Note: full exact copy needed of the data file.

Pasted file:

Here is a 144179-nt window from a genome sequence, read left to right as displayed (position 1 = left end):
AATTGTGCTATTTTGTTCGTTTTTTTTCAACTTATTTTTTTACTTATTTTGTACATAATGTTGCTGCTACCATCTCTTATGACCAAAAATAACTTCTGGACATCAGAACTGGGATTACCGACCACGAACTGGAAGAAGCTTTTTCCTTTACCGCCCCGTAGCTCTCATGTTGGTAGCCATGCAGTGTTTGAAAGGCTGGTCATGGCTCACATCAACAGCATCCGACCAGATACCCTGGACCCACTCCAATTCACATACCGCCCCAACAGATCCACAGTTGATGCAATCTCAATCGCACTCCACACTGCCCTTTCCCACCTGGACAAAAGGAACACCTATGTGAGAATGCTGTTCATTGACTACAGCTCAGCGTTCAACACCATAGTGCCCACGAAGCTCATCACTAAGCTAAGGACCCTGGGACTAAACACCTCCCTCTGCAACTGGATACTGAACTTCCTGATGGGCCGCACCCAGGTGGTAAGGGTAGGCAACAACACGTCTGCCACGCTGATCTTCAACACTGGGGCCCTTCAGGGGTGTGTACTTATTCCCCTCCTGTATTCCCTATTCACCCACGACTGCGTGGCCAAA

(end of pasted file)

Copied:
Here is a 144179-nt window from a genome sequence, read left to right as displayed (position 1 = left end):
AATTGTGCTATTTTGTTCGTTTTTTTTCAACTTATTTTTTTACTTATTTTGTACATAATGTTGCTGCTACCATCTCTTATGACCAAAAATAACTTCTGGACATCAGAACTGGGATTACCGACCACGAACTGGAAGAAGCTTTTTCCTTTACCGCCCCGTAGCTCTCATGTTGGTAGCCATGCAGTGTTTGAAAGGCTGGTCATGGCTCACATCAACAGCATCCGACCAGATACCCTGGACCCACTCCAATTCACATACCGCCCCAACAGATCCACAGTTGATGCAATCTCAATCGCACTCCACACTGCCCTTTCCCACCTGGACAAAAGGAACACCTATGTGAGAATGCTGTTCATTGACTACAGCTCAGCGTTCAACACCATAGTGCCCACGAAGCTCATCACTAAGCTAAGGACCCTGGGACTAAACACCTCCCTCTGCAACTGGATACTGAACTTCCTGATGGGCCGCACCCAGGTGGTAAGGGTAGGCAACAACACGTCTGCCACGCTGATCTTCAACACTGGGGCCCTTCAGGGGTGTGTACTTATTCCCCTCCTGTATTCCCTATTCACCCACGACTGCGTGGCCAAA